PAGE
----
Methane: the focus on fracking is a distraction



Financial Times, 7 March 2016:

Robin Russell-Jones (Letters, March 4) argues that fugitive emissions of methane from gas production remove the global warming advantage of natural gas over coal. Recent published studies and our own measurements suggest a more nuanced view. Methane leaks from gas production are typically over 1 per cent, as Dr Russell-Jones states, but coal mining also emits methane. Our own work measuring carbon isotopes in methane in air from China in winter suggests coal is an important contributor to East Asian methane.

Turning to shale gas, Dr Russell-Jones suggests methane losses average 8 per cent of production, with an upper limit of 13 per cent. This contrasts with the meticulous work of the US National Oceans and Atmospheric Administration (NOAA) and the US Environmental Defense Fund. In Utah’s small Uintah basin, high leakage was indeed measured, but in the major Barnett Shale basin in Texas, methane emissions attributed to fossil sources were 1.3-1.9 per cent of production. Gas-fired electricity in this region would cause less climate forcing than coal-fired. A few “high emitters”, for example in storage and collection systems, have a disproportionate impact. Our own work in the UK and Australia similarly shows the importance of high emitters, that our mobile vehicle-mounted analyser easily pinpoints. These sites presumably represent financial loss and safety risks, and should relatively easily be controlled.

The focus on fracking distracts attention from the remarkable global methane rise since 2007, exceptionally strong in 2014 and 2015, which seems mainly to be from tropical sources. The rise has been accompanied by a carbon isotopic shift that suggests the increase is not primarily from fossil fuels but from tropical wetlands responding to meteorological events. Is this the result of a large but “normal” decadal-scale weather oscillation, or is methane the canary that warns a profound tropical change is occurring? We simply do not know. Tracking tropical emissions depends on a very few remote marine sites. Satellite data are not accurate enough, nor can they use isotopes to identify sources. Our instrument on Ascension Island has recently failed, and is so old that the manufacturer is soon withdrawing service support. Ascension’s air integrates a wide tract of the Southern Hemisphere: for want of £5,000 we risk losing the 2016 record of methane and CO2 during the current great El Niño. Many of our international partners in greenhouse gas measurement are suffering similar budget challenges. This illustrates a wider point: the greenhouse debate is like an inverted pyramid, with a vast top layer of opinion interpreting underlying computer models, that in turn depend on a tiny basis of direct in situ greenhouse gas measurement.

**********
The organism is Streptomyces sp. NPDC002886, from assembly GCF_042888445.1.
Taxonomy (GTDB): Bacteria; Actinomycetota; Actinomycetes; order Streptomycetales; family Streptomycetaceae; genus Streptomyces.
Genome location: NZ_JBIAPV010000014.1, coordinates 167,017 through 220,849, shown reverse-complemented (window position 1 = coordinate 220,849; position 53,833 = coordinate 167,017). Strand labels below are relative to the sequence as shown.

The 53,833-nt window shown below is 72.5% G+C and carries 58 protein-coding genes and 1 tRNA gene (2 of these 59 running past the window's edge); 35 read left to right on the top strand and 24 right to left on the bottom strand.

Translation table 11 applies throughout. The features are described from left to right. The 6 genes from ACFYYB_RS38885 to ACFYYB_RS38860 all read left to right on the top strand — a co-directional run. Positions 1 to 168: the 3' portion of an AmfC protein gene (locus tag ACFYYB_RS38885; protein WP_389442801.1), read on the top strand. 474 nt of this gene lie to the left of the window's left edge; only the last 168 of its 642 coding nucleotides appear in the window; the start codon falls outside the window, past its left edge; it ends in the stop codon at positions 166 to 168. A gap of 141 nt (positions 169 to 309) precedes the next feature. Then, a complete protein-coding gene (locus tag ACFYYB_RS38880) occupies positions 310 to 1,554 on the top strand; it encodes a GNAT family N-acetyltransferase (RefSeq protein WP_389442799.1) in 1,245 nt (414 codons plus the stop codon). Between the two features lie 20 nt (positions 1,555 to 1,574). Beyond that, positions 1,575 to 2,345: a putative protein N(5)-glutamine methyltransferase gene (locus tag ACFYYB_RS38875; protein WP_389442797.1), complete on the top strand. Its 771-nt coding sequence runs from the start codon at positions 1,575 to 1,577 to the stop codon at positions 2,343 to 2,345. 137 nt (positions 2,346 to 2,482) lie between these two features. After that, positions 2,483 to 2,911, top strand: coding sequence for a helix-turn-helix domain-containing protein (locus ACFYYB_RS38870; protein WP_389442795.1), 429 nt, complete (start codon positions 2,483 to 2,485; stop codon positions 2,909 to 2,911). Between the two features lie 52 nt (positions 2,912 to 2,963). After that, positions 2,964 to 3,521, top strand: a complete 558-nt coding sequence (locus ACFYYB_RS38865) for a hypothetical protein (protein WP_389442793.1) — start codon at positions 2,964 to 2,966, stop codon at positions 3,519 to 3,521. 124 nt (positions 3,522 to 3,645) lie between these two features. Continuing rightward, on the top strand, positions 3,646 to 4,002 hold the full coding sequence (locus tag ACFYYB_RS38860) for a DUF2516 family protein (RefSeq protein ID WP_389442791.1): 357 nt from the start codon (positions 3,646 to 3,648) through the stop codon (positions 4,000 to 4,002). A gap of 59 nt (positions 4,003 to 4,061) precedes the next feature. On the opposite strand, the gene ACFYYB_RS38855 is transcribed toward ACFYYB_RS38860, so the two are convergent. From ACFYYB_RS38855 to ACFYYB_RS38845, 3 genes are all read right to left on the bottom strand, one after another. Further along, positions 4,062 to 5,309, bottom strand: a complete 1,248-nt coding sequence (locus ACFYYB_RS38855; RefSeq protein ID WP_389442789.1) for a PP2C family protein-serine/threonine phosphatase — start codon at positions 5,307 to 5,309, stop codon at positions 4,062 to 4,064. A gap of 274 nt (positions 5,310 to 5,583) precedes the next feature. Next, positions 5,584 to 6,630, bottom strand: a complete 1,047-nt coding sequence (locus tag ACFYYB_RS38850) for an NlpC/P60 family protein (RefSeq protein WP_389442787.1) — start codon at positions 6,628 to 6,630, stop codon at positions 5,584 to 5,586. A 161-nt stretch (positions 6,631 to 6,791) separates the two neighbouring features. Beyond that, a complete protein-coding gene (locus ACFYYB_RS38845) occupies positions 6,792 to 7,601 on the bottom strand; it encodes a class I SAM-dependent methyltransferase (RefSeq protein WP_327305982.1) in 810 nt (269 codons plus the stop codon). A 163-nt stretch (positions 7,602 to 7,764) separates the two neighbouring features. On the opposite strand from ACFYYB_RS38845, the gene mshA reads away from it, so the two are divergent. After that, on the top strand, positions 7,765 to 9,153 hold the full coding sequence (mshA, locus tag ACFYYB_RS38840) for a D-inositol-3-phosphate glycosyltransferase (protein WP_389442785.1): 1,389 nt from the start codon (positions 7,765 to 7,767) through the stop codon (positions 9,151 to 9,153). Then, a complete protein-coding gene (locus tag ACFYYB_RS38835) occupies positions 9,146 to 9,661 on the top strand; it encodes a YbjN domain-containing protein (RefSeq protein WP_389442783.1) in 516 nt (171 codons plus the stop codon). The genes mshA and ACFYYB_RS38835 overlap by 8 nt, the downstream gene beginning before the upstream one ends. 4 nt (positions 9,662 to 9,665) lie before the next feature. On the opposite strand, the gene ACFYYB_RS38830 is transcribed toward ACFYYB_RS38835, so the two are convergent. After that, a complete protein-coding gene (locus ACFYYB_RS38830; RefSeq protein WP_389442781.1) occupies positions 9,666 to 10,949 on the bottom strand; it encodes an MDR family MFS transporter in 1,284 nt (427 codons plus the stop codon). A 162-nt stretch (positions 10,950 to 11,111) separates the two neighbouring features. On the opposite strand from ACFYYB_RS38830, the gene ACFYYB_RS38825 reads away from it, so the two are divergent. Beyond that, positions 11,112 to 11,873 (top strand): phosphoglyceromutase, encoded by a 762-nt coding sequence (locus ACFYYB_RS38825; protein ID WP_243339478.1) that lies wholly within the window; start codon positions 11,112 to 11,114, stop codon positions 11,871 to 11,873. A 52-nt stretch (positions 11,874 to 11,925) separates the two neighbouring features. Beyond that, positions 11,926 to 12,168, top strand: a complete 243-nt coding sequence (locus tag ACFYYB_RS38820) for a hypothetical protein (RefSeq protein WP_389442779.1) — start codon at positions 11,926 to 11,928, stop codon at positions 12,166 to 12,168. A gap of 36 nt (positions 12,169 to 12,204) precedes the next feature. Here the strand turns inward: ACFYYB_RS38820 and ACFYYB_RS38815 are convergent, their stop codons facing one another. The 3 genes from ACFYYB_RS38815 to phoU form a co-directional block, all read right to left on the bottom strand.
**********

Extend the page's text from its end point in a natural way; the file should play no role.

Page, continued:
Dr Euan G Nisbet
Royal Holloway,
University of London, UK


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